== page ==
CNN Defends Presence of Clinton-Connected Questioner at YouTube DebateNetwork Claims YouTube Allowed Retired California National Guard Gen. Keith Kerr Into Event 11/29/2007 03:17:00 AM Eastern
issued a statement Thursday defending the decision to allow a retired brigadier general who had been on a gay-and-lesbian steering committee for Sen. Hillary Clinton (D-N.Y.) to pose a question about gays in the military at its
“The whole point of these ground-breaking CNN/YouTube debates is to focus on substantive questions of concern to real people and to throw open the process to a wider range of Americans all around the country. CNN cared about what you asked, not who you were. This was the case for both the Democratic and the Republican CNN/YouTube debates,” the network said in a statement.
Keith Kerr, 76, a retired general with the California National Guard, asked the Republican candidates if they thought U.S. military personnel were professional enough to serve alongside gay and lesbian counterparts.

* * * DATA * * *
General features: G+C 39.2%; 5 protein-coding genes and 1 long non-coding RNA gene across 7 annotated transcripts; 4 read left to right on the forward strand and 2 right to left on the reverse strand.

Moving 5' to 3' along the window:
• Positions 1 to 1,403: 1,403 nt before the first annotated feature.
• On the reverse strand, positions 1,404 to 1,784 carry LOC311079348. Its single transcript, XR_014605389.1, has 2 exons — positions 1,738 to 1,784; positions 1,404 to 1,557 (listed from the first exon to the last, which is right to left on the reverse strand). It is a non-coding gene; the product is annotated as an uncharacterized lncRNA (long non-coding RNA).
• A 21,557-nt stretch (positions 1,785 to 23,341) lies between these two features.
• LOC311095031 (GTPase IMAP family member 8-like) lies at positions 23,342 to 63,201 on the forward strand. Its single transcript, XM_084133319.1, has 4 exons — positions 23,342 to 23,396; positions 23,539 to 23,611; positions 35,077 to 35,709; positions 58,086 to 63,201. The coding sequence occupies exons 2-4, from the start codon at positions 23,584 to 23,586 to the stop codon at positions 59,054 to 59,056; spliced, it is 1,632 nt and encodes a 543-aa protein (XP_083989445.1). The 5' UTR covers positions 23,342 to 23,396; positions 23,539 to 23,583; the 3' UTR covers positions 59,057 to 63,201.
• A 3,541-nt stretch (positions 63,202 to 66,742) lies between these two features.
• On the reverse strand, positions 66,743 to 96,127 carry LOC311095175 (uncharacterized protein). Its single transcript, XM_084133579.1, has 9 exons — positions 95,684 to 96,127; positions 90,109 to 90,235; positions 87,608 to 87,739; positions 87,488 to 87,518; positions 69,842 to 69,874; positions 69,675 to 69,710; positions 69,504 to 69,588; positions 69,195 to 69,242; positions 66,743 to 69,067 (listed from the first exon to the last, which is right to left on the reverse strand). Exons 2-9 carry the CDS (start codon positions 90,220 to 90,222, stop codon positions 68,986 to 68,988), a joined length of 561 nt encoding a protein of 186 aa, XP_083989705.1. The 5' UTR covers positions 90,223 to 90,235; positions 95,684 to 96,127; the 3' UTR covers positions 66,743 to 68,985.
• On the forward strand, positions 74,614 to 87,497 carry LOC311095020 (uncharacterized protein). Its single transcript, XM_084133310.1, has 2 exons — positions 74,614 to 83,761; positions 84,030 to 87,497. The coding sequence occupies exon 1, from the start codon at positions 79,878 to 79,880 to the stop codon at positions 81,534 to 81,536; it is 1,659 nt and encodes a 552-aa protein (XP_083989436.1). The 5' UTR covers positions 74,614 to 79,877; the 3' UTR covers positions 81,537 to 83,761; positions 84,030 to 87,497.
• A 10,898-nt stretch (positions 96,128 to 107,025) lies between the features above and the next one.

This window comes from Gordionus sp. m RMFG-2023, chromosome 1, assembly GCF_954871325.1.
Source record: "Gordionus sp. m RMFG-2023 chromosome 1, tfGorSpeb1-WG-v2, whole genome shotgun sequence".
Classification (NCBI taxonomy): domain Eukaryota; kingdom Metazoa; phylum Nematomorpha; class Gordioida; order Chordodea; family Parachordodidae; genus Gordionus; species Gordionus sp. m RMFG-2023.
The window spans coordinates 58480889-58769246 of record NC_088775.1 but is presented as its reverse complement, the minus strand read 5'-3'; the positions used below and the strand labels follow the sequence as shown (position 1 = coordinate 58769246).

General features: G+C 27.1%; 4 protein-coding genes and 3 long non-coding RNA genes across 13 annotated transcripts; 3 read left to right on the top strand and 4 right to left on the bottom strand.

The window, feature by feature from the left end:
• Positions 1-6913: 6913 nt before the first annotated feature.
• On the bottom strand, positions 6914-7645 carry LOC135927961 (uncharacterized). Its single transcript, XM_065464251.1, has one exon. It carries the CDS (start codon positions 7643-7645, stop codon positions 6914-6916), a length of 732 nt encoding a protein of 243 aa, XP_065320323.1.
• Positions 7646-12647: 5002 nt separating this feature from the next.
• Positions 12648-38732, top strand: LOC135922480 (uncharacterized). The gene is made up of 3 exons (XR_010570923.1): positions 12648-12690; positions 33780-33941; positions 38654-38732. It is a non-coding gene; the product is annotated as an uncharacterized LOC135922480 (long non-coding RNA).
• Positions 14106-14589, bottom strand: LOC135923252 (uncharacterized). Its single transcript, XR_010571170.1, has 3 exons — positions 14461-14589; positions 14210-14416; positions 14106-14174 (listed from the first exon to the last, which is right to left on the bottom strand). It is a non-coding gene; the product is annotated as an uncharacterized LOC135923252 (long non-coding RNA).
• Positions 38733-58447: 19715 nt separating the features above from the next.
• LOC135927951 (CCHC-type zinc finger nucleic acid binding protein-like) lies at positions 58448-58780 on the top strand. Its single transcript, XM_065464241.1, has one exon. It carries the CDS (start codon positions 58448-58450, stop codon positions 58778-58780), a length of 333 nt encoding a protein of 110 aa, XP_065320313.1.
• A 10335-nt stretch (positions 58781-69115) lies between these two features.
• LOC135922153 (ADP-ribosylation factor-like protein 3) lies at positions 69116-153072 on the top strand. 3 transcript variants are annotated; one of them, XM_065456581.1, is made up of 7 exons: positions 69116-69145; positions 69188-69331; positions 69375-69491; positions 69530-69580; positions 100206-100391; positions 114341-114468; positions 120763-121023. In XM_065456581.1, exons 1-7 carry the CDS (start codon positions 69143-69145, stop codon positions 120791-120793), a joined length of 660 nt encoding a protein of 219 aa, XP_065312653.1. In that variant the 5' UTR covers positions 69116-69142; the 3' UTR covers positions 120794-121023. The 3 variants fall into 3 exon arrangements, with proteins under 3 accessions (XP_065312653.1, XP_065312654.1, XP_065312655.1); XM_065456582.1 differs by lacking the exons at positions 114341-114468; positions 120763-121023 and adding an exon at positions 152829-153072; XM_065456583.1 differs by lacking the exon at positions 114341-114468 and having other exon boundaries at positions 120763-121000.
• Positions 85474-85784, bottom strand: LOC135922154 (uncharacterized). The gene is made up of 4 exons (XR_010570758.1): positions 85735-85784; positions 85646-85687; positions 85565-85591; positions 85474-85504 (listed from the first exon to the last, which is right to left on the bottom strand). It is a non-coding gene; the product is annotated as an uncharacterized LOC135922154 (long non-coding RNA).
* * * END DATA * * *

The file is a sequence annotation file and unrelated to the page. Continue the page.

Kerr is a well-known gay activist who has challenged the military’s don’t-ask, don’t-tell policy.
Sam Feist, political director for CNN, said the network vetted Kerr’s military credentials and made sure he had not donated to any of the current candidates’ campaigns.
He stressed that it was YouTube, not CNN, which invited Kerr to be in the auditorium during the debate.
“We obviously missed the fact that he was on a list of people on a steering committee,” Feist said. “His was a particularly sensitive question. And I think that is why this became such a sensitive issue.”
The sources and provenance of questions have become somewhat of a hot-button issue during a particularly competitive election season. The Clinton campaign admitted planting a question about global warming during a town-hall meeting in Iowa last month. And the co-chairman of one of former New York Mayor Rudy Giuliani's New Hampshire town committees has turned up at multiple events to pose questions to the Republican candidate.
But the Republican/YouTube debate -- which started out with a testy exchange between former Massachusetts Gov. Mitt Romney and Giuliani on another sensitive issue, immigration -- was the highest rated cable debate in history, attracting 4.48 million viewers.